Future, Present, & Past:
Speculative~~ Giving itself latitude and leisure to take any premise or inquiry to its furthest associative conclusion.
Critical~~ Ready to apply, to itself and its object, the canons of reason, evidence, style, and ethics, up to their limits.
Traditional~~ At home and at large in the ecosystem of practice and memory that radically nourishes the whole person.
Saturday, February 6, 2010
In the rubble of best-laid plans
In my comment to Joe, I mentioned his excellent review on Marx & Engels on religion, up at his LibraryThing page. This is worth reading (as are in fact all of Joe's reviews).
It came up in my mind in connection with the "Program for a System of German Idealism," variously attributed to Schelling, Hegel, or even Holderlin, which calls for, among other things, a unification of philosophy and mythology.
I was responding to a comment of Joe's on the Hayek/Keynes EconoRap video. Joe writes, "The philosophers have only blessed what was happening (or emerging) around them. So Plato did not 'make' the various Platonic Worlds (Christianity, Islam, Secular Modernity) based on Being and Knowing - he merely discovered that tendency in his times and furthered it along. Ditto Nietzsche and his World(s) of Becoming and Creating."
There's more here than just the owl of Minerva lifting off at dusk. I heartily agree that Plato and Nietzsche both (and all real philosophers in between) are responding to the pressing needs of their age and bringing to light the latent directions of their culture. But these directions are always both 'creative' and 'destructive', to use some ham-fisted terms. The most precious heritage of a culture is its means of processing the raw chaos of existence into meaning, by orienting itself to the source of order. (I might need to think through this language a bit more, but this is pretty much my position). This is more or less what Kierkegaard says in The Sickness Unto Death: in relating itself to the power that grounds it, the self relates to, and wills to be, itself.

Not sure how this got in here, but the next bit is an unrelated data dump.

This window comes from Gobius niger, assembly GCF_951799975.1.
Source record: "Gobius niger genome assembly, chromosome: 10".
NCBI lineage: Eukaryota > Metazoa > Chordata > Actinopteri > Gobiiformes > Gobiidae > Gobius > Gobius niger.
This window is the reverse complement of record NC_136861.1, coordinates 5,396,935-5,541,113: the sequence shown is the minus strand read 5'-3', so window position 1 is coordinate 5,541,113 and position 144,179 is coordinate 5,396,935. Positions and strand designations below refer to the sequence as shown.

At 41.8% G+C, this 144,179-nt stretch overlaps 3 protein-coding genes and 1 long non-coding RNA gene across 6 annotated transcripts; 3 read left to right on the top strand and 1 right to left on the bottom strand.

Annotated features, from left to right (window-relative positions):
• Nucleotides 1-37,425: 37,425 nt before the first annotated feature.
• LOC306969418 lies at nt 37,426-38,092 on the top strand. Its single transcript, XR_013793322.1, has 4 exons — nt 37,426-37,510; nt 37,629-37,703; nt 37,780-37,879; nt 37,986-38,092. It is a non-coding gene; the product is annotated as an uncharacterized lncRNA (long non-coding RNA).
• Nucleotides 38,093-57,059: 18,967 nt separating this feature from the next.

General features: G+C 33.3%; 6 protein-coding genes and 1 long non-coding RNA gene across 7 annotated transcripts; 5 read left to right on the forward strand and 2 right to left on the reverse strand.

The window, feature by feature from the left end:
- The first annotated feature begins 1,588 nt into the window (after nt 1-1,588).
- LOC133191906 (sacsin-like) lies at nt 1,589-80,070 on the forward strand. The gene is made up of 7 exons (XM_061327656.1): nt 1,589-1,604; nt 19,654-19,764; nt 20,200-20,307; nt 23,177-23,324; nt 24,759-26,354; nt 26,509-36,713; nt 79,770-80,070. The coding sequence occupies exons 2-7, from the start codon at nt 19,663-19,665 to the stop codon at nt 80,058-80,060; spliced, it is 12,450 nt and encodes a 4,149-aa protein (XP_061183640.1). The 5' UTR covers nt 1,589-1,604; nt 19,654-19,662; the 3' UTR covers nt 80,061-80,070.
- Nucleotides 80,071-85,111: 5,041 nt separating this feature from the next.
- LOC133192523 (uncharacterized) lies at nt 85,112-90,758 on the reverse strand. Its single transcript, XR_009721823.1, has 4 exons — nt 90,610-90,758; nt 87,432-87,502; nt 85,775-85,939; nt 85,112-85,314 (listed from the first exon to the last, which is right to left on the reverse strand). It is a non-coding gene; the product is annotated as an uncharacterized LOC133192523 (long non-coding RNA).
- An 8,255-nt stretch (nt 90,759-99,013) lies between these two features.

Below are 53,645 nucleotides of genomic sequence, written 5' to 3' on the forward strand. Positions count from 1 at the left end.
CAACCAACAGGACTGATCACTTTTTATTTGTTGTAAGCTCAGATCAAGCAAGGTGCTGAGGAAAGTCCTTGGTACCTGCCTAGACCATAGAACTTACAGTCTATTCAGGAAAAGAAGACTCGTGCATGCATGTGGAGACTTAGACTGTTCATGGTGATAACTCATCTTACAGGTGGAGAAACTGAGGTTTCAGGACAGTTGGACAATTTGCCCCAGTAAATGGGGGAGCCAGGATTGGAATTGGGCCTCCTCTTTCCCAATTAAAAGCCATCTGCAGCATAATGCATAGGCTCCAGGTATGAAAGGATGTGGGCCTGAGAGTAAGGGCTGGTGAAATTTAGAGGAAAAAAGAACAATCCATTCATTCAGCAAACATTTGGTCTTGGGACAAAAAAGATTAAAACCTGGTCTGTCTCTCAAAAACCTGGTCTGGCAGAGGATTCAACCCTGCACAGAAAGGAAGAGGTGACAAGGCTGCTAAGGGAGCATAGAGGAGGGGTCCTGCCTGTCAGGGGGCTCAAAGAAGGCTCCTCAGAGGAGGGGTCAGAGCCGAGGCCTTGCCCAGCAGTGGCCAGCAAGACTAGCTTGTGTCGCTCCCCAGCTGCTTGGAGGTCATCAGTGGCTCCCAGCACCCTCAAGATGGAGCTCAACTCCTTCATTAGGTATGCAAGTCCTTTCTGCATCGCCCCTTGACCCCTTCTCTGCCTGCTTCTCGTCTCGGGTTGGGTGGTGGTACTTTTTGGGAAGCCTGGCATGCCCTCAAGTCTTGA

Problem is, the cultural mediation for this relation is constantly decaying (and as you will have noticed, the question of mediation looms large for me). Quite possibly any language that is right for the job, is right only once. Eventually the wrong language needs to be swept out, precisely in order to keep access open. But those who wield the broom too often also want to upgrade to a bulldozer. Often those whose job it was to keep the language clean and to note what was ready to be thrown out have done such poor work that they would secretly be relieved if the bulldozer came through. And of course sometimes an earthquake levels the house.
Scholarship can do some of the task of pre-sorting the rubble; but we need philosophy to make a living question of what is involved, and at stake, in seeking to understand the great traditions. Of course, to really see what they saw, to make them alive again--that takes us beyond philosophy, and as Rosenzweig says, "into Life."
Incidentally, the remark by Hayek that concludes the video, "The curious task of economics is to demonstrate to men how little they really know about what they imagine they can design," comes from his final book, The Fatal Conceit, which as The American Mind notes, was published "decades after the Keynes-Hayek debates," a summing-up of Hayek's long career of exploring the philosophy of society, science, and psychology. This sentence is a striking nutshell-sized take on why the "Program" that Hegel or Schelling or whoever it was envisioned, will never be completed.
But then, as Rabbi Tarfon said: "It is not required of you to complete the work. Nor is it permitted you to neglect it."